Other productive NFL receivers who slipped in recent drafts include Carolina's Steve Smith (third round, 2001), Seattle's Deion Branch (second round, 2002), Arizona's Anquan Boldin (second round, 2003), the N.Y. Jets' Jerricho Cotchery (fourth round, 2004) and New Orleans' Marques Colston (seventh round, 2006). Meanwhile, David Terrell (2001), Ashley Lelie (2002), Charles Rogers (2003) and Reggie Williams (2004) all looked the part as high draft picks coming out of college but haven't come close to matching production for investment.
The bottom line is that evaluating wide receiver talent from the college ranks has become maddening for NFL front offices. In my estimation, there are a couple reasons for this. First off, I would argue that quarterback is the only position with more outside factors to skew collegiate production. Secondly, the ability to "separate" is the most important skill for a wide receiver. Unfortunately, it also can be the trickiest to properly evaluate.
While catching the ball is the ultimate goal, a receiver with great hands is rendered useless if he can't get open. It's not difficult to evaluate a receiver's hands, top-end speed and leaping ability. The challenge when evaluating a wide receiver's separation skills is to sift through those potentially deceptive variables, which include his supporting cast, the offensive system he plays in and the types of defensive coverage and level of competition he faces.
To overcome those roadblocks a scout must first know what he's looking for and then know how to find it. Although there's no exact formula that makes up a receiver's ability to separate, here's a look at some of the key ingredients:
1. Initial burst: This is the easiest of the four to measure. The best way to spot whether a receiver has good initial burst on game tape is to find the instances when he's working against an upper-echelon cornerback in man-to-man coverage. The ones gifted with this physical skill consistently drive the cornerback off the line of scrimmage, forcing him to open his hips earlier than usual. The first 10 yards of a 40-yard dash (aka 10-yard split) can also help to verify what is seen on film. Anything faster than a 1.50 is considered outstanding for a 10-yard split.
Branch and Colston are prime examples of receivers who didn't run elite times in the 40 but exploded out of the gates with quick 10-yard split times. It's worth mentioning that Aundrae Allison (East Carolina), Steve Breaston (Michigan), Mike Mason (Tennessee State), Robert Meachem (Tennessee), Sidney Rice (South Carolina), Laurent Robinson (Illinois State), Ryne Robinson (Miami-OH) and Steve Smith (USC) were the only receivers at this year's combine to clock 1.50 or faster in the 10-yard split.
2. Recognition/instincts: I equate recognition skills and instincts to the difference between "book smarts" and "street smarts." Recognition skills can be learned over time, so long as a receiver has the mental capacity and will to comprehend coverages, tendencies and techniques. As far as instincts are concerned, wide receivers either have them or they don't.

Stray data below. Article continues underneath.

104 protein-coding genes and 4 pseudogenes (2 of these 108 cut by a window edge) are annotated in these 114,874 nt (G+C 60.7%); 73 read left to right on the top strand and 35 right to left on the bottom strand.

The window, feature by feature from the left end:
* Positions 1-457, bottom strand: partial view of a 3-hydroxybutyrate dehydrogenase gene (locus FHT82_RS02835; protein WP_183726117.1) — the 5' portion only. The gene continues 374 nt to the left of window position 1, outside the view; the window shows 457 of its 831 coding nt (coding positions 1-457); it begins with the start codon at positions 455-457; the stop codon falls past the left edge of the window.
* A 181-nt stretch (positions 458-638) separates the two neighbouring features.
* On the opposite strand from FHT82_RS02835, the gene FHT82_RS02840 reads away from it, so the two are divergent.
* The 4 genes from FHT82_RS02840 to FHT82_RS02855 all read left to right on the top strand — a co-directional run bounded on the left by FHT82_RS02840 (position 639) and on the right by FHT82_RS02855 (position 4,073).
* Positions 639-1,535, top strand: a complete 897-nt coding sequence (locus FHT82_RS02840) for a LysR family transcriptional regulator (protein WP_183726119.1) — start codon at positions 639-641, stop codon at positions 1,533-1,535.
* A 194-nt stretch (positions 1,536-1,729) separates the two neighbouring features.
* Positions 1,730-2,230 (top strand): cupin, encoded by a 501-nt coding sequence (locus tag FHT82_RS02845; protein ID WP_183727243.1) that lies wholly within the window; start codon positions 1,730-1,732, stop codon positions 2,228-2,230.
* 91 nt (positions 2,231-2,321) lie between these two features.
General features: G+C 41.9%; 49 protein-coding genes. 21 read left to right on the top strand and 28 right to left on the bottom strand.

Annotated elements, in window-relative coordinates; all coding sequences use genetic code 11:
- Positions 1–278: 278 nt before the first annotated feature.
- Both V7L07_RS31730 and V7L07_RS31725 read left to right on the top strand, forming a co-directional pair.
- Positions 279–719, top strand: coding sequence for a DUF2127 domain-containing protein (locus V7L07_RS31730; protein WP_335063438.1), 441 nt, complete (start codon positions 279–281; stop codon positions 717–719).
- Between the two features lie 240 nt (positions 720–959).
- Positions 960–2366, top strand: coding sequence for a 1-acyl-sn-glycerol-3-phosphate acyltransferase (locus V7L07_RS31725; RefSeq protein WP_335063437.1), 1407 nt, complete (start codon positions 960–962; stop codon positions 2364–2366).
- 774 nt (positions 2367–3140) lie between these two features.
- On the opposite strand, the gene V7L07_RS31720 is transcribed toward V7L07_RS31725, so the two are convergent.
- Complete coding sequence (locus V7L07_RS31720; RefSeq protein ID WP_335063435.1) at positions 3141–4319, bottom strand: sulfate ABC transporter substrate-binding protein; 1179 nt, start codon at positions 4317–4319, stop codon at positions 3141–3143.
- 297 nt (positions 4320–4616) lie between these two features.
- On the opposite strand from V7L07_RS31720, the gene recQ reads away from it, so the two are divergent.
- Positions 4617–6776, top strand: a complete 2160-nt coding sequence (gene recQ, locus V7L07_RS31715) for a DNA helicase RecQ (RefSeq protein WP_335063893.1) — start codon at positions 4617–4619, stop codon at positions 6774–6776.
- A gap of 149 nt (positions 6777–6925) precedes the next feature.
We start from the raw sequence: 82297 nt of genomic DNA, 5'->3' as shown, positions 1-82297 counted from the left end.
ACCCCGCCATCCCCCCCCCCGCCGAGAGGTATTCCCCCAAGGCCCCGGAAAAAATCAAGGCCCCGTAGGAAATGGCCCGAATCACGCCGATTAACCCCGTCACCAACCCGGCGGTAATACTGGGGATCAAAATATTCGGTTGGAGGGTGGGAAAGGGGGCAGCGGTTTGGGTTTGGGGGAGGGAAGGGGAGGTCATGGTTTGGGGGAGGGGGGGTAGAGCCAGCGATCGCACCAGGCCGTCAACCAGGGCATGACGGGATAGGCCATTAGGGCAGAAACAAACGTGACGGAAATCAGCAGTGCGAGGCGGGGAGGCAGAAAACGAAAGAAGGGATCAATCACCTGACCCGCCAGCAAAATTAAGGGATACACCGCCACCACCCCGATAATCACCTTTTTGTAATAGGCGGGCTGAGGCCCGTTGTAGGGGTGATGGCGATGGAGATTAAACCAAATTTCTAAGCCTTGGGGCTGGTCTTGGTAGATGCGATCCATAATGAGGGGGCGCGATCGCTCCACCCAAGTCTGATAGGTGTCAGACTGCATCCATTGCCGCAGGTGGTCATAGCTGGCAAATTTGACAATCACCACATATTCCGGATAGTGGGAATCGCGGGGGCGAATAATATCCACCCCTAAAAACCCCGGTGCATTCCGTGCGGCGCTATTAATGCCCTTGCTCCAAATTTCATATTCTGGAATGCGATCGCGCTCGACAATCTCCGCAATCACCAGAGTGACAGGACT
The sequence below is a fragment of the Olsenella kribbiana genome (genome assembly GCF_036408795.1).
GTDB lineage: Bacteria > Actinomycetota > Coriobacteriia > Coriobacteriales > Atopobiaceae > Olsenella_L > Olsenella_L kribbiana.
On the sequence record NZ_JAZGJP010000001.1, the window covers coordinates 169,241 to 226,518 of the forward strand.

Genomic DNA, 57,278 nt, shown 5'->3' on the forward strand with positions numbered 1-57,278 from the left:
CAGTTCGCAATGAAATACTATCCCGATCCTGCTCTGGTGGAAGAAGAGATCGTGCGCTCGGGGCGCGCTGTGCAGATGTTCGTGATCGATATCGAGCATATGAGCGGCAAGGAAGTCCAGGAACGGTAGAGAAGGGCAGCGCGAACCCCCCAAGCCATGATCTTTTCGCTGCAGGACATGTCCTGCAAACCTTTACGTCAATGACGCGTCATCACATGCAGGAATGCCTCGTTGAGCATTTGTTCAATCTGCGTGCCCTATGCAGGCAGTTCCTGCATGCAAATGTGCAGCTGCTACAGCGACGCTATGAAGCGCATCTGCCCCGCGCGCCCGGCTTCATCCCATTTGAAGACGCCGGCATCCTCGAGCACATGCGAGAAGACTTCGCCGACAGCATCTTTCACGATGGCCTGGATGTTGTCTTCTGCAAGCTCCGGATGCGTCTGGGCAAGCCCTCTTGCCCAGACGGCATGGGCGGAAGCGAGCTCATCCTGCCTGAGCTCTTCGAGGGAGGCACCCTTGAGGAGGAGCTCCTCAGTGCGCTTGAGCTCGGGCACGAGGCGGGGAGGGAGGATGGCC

Receivers rarely live up to their draft status as rookies because they are so bogged down trying to absorb more complicated NFL schemes -- both offensively and defensively. Once the X's and O's have been digested, then the receiver with good natural instincts can separate himself from the rest. The truly instinctive receivers have the best feel for finding soft spots in zone coverage and they also find subtle and savvy ways to attack the weaknesses of defensive backs in man-to-man coverage.
3. Change-of-direction skills: NFL scouts will often ask, "Can he shift his weight without gearing down?" Essentially they're looking to find receivers capable of getting in and out of breaks (or cuts) in the least amount of time. As far as combine and pro day workouts are concerned, the best drills to measure change-of-direction skills are the shuttles (20-yard, 60-yard and three-cone).
The example I always use comes from the 2000 draft, when I had the opportunity to work with Florida WRs Travis Taylor and Darrell Jackson during pre-combine training. Taylor overshadowed Jackson in college because he was bigger and faster. But overlooked by most (myself included) was Jackson's far superior body control and short-area quickness, which could be witnessed when the two worked on route-running drills and shuttle testings. As expected, Taylor (Ravens, No. 10 overall) was drafted significantly higher than Jackson (Seahawks, third round). However, in seven seasons since, Jackson has notched 130 more receptions than his former Gators counterpart.
4. Competitiveness: I know, it sounds cheesy. But it can't be ignored. The ultimate intangible is a receiver's competitiveness. A player must also have the mental toughness and stamina to outlast his opponent throughout the course of a four-quarter game. This can be the toughest of the four key ingredients to measure because it often fluctuates -- for better and for worse -- once a receiver makes the leap from college to the pros.
Jerry Rice will forever be the ultimate example of this attribute. A relentless approach to the craft -- both in practice and in games -- allowed Rice to overcome below-average speed throughout his brilliant 20-year career.